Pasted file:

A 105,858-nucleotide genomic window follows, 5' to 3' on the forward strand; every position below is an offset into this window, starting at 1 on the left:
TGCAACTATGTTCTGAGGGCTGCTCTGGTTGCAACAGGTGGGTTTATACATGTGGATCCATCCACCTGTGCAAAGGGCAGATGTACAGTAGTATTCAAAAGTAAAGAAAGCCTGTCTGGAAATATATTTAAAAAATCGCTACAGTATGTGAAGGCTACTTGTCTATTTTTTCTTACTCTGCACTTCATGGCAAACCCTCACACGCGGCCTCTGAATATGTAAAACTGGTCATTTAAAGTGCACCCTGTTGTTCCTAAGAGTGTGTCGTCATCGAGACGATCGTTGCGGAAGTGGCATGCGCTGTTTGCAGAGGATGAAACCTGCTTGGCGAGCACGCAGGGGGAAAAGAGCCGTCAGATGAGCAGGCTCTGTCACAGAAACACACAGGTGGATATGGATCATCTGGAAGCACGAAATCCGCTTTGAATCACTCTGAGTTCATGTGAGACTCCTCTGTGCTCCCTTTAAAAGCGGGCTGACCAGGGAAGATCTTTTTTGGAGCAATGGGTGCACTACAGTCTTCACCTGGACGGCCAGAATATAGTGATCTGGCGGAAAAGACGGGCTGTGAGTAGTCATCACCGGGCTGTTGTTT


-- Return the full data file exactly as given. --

A 105,858-nucleotide genomic window follows, 5' to 3' on the forward strand; every position below is an offset into this window, starting at 1 on the left:
TGCAACTATGTTCTGAGGGCTGCTCTGGTTGCAACAGGTGGGTTTATACATGTGGATCCATCCACCTGTGCAAAGGGCAGATGTACAGTAGTATTCAAAAGTAAAGAAAGCCTGTCTGGAAATATATTTAAAAAATCGCTACAGTATGTGAAGGCTACTTGTCTATTTTTTCTTACTCTGCACTTCATGGCAAACCCTCACACGCGGCCTCTGAATATGTAAAACTGGTCATTTAAAGTGCACCCTGTTGTTCCTAAGAGTGTGTCGTCATCGAGACGATCGTTGCGGAAGTGGCATGCGCTGTTTGCAGAGGATGAAACCTGCTTGGCGAGCACGCAGGGGGAAAAGAGCCGTCAGATGAGCAGGCTCTGTCACAGAAACACACAGGTGGATATGGATCATCTGGAAGCACGAAATCCGCTTTGAATCACTCTGAGTTCATGTGAGACTCCTCTGTGCTCCCTTTAAAAGCGGGCTGACCAGGGAAGATCTTTTTTGGAGCAATGGGTGCACTACAGTCTTCACCTGGACGGCCAGAATATAGTGATCTGGCGGAAAAGACGGGCTGTGAGTAGTCATCACCGGGCTGTTGTTT